The head of the medical school and health system at the University of Pennsylvania was the nation's fourth-highest-paid private college employee two years ago, trailing only a football coach, a dermatology professor, and a health-affairs chief, according to a report released today by the Chronicle of Higher Education. Arthur H. Rubenstein's compensation was $3.3 million in fiscal 2007, the most recent year for which data were available, the Chronicle said. Pete Carroll, head football coach at the University of Southern California, was the top-paid employee, with compensation of $4.4 million, according to the report.
NEWS
March 21, 1998 | By Andrea Gerlin, INQUIRER STAFF WRITER
Allegheny University's combined MCP-Hahnemann School of Medicine is projecting a $33 million deficit in the next fiscal year, and to offset the shortfall, the school's academic departments are expected to generate revenues that equal twice faculty members' salaries. That's the message Donald Kaye, president and chief executive of Allegheny University of the Health Sciences, delivered yesterday to grim-faced faculty members. "The only way the budget becomes balanced is when each department as a unit doubles [its revenues compared to what it pays]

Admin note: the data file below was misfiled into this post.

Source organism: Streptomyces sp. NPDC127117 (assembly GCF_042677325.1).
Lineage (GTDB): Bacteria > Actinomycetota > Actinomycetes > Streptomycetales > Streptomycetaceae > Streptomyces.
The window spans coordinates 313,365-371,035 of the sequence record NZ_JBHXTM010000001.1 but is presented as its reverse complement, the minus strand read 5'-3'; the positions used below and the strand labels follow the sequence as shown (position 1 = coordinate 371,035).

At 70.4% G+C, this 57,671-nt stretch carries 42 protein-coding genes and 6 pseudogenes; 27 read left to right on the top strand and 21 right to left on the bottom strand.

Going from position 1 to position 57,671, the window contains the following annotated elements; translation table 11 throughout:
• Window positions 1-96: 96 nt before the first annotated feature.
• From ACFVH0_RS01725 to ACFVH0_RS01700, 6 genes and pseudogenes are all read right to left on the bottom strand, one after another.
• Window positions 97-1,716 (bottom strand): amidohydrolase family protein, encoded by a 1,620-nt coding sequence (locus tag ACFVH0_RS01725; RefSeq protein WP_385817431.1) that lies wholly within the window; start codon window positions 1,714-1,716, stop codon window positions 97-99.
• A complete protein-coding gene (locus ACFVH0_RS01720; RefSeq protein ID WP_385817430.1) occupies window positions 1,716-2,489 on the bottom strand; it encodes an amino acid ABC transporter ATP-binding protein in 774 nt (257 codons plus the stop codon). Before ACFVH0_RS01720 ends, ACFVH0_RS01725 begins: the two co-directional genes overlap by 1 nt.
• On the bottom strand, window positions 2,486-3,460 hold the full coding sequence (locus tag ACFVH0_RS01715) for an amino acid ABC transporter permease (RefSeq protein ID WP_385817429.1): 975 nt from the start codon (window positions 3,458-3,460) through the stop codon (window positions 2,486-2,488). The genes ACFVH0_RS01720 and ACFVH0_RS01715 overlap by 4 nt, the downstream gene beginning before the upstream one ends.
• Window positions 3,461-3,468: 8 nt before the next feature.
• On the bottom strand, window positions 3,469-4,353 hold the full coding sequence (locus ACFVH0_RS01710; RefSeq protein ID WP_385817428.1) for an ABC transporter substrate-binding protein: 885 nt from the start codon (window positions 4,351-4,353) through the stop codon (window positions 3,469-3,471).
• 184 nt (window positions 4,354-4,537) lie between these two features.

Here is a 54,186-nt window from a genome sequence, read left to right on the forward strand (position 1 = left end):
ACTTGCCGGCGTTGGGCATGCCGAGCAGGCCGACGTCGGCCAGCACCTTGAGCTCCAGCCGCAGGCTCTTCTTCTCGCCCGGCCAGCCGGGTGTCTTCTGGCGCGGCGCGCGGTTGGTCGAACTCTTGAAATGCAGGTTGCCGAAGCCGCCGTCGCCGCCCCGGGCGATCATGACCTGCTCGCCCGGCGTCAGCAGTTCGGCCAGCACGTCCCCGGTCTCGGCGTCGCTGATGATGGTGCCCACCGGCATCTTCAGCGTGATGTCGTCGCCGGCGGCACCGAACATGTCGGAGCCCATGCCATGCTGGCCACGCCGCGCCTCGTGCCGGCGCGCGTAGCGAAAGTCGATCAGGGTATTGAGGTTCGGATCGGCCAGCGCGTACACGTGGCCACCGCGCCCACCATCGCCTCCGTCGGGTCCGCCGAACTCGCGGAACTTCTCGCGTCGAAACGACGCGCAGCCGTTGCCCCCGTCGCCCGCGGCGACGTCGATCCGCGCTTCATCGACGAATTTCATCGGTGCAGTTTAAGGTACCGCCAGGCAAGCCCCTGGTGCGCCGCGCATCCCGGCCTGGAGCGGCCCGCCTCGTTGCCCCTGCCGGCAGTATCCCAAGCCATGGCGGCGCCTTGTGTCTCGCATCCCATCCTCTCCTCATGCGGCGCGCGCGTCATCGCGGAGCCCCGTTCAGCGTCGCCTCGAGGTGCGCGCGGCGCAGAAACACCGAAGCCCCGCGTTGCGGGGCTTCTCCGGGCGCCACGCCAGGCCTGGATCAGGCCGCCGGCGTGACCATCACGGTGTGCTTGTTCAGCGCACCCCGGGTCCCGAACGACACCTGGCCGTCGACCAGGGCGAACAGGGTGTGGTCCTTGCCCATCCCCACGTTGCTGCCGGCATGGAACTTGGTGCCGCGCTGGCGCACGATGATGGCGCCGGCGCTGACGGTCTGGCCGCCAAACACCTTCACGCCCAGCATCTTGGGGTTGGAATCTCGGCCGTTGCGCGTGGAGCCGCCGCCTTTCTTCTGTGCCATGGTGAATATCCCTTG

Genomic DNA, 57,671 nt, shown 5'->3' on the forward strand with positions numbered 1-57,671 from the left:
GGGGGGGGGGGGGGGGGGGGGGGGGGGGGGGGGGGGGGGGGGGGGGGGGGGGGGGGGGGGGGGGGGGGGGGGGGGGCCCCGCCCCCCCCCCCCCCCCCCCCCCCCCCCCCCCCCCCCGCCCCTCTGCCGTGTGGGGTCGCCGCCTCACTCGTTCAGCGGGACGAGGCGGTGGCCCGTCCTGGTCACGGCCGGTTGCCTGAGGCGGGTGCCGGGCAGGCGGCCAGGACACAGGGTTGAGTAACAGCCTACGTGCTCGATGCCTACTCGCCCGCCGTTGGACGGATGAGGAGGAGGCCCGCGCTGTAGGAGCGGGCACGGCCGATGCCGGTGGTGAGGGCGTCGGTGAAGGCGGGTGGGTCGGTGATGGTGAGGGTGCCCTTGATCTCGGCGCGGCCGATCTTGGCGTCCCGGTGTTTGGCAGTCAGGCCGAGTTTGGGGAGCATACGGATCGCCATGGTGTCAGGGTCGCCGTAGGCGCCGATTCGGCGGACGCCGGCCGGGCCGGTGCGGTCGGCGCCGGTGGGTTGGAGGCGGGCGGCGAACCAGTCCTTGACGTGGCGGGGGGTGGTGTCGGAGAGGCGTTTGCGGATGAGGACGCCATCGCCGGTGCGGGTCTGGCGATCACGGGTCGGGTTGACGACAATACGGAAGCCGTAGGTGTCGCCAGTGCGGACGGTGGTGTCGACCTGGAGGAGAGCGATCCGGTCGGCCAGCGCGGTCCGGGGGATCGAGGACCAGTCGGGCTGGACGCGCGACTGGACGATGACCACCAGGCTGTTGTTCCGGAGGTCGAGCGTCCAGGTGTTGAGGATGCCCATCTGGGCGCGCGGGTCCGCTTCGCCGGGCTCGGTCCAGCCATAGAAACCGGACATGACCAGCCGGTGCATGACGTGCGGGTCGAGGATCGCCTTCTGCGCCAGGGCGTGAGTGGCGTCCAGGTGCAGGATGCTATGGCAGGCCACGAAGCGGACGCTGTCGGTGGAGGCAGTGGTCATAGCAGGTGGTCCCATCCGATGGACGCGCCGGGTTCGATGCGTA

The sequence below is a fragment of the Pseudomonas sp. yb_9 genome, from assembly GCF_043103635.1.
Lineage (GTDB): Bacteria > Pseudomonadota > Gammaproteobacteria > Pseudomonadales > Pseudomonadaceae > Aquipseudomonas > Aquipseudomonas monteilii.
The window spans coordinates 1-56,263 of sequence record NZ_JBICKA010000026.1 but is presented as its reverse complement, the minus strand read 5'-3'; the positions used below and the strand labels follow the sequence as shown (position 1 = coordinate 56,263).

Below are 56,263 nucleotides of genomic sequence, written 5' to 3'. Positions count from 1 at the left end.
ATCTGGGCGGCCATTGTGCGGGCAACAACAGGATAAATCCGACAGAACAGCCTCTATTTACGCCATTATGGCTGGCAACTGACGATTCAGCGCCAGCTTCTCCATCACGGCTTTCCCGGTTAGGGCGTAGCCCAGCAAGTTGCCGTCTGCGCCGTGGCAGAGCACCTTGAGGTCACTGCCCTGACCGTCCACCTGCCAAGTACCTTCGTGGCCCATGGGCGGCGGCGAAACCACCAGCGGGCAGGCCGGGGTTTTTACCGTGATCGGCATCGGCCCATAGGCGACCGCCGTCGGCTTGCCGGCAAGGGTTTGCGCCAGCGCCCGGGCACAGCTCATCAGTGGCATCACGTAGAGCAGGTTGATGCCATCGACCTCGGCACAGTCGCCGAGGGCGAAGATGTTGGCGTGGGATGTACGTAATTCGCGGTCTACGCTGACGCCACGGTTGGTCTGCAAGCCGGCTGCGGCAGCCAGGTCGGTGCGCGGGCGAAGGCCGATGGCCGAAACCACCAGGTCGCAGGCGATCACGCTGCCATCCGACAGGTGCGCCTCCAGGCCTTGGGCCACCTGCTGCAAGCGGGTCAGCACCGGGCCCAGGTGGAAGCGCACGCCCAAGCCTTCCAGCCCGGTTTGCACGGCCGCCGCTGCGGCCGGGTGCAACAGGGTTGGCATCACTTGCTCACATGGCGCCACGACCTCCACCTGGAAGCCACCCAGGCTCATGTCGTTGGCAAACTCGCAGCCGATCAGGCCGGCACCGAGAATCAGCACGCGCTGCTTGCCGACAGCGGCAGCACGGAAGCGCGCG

NEWS
January 11, 1994 | FROM INQUIRER WIRE SERVICES
The Supreme Court said yesterday that it would use a Philadelphia case to rule on whether teaching hospitals can seek government reimbursement for the multimillion-dollar cost of training young doctors who work with elderly and disabled patients. Under the Medicare program, hospitals are paid for their direct costs of providing interns and residents. But the government has balked at paying the extra training costs normally borne by an affiliated medical school. The lower courts have split on whether the government's position is reasonable, and the justices announced yesterday that they would resolve the question this spring in the case of Thomas Jefferson University v. Shalala.
NEWS
April 22, 1998 | By Stacey Burling, INQUIRER STAFF WRITER